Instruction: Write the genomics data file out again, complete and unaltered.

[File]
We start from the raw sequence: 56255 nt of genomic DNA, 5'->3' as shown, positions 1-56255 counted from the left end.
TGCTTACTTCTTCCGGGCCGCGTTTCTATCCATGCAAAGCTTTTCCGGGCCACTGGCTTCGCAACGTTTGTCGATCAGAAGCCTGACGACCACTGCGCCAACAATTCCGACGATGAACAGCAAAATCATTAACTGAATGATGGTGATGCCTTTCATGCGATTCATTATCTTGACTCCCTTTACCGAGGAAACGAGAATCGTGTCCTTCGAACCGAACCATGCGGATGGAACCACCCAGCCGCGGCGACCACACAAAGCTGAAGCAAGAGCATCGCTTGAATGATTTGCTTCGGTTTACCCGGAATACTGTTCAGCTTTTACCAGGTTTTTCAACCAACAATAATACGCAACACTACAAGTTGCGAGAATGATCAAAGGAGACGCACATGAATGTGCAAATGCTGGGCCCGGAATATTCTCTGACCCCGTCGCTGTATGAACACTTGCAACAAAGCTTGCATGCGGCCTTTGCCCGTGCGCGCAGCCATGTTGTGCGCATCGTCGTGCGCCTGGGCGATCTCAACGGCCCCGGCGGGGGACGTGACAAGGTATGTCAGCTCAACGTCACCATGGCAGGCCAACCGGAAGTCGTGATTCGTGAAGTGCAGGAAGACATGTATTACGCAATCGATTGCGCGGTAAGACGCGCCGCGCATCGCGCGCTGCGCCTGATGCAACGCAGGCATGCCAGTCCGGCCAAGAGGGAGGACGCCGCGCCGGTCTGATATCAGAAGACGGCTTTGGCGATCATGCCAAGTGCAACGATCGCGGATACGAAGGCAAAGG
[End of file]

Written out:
We start from the raw sequence: 56255 nt of genomic DNA, 5'->3' as shown, positions 1-56255 counted from the left end.
TGCTTACTTCTTCCGGGCCGCGTTTCTATCCATGCAAAGCTTTTCCGGGCCACTGGCTTCGCAACGTTTGTCGATCAGAAGCCTGACGACCACTGCGCCAACAATTCCGACGATGAACAGCAAAATCATTAACTGAATGATGGTGATGCCTTTCATGCGATTCATTATCTTGACTCCCTTTACCGAGGAAACGAGAATCGTGTCCTTCGAACCGAACCATGCGGATGGAACCACCCAGCCGCGGCGACCACACAAAGCTGAAGCAAGAGCATCGCTTGAATGATTTGCTTCGGTTTACCCGGAATACTGTTCAGCTTTTACCAGGTTTTTCAACCAACAATAATACGCAACACTACAAGTTGCGAGAATGATCAAAGGAGACGCACATGAATGTGCAAATGCTGGGCCCGGAATATTCTCTGACCCCGTCGCTGTATGAACACTTGCAACAAAGCTTGCATGCGGCCTTTGCCCGTGCGCGCAGCCATGTTGTGCGCATCGTCGTGCGCCTGGGCGATCTCAACGGCCCCGGCGGGGGACGTGACAAGGTATGTCAGCTCAACGTCACCATGGCAGGCCAACCGGAAGTCGTGATTCGTGAAGTGCAGGAAGACATGTATTACGCAATCGATTGCGCGGTAAGACGCGCCGCGCATCGCGCGCTGCGCCTGATGCAACGCAGGCATGCCAGTCCGGCCAAGAGGGAGGACGCCGCGCCGGTCTGATATCAGAAGACGGCTTTGGCGATCATGCCAAGTGCAACGATCGCGGATACGAAGGCAAAGG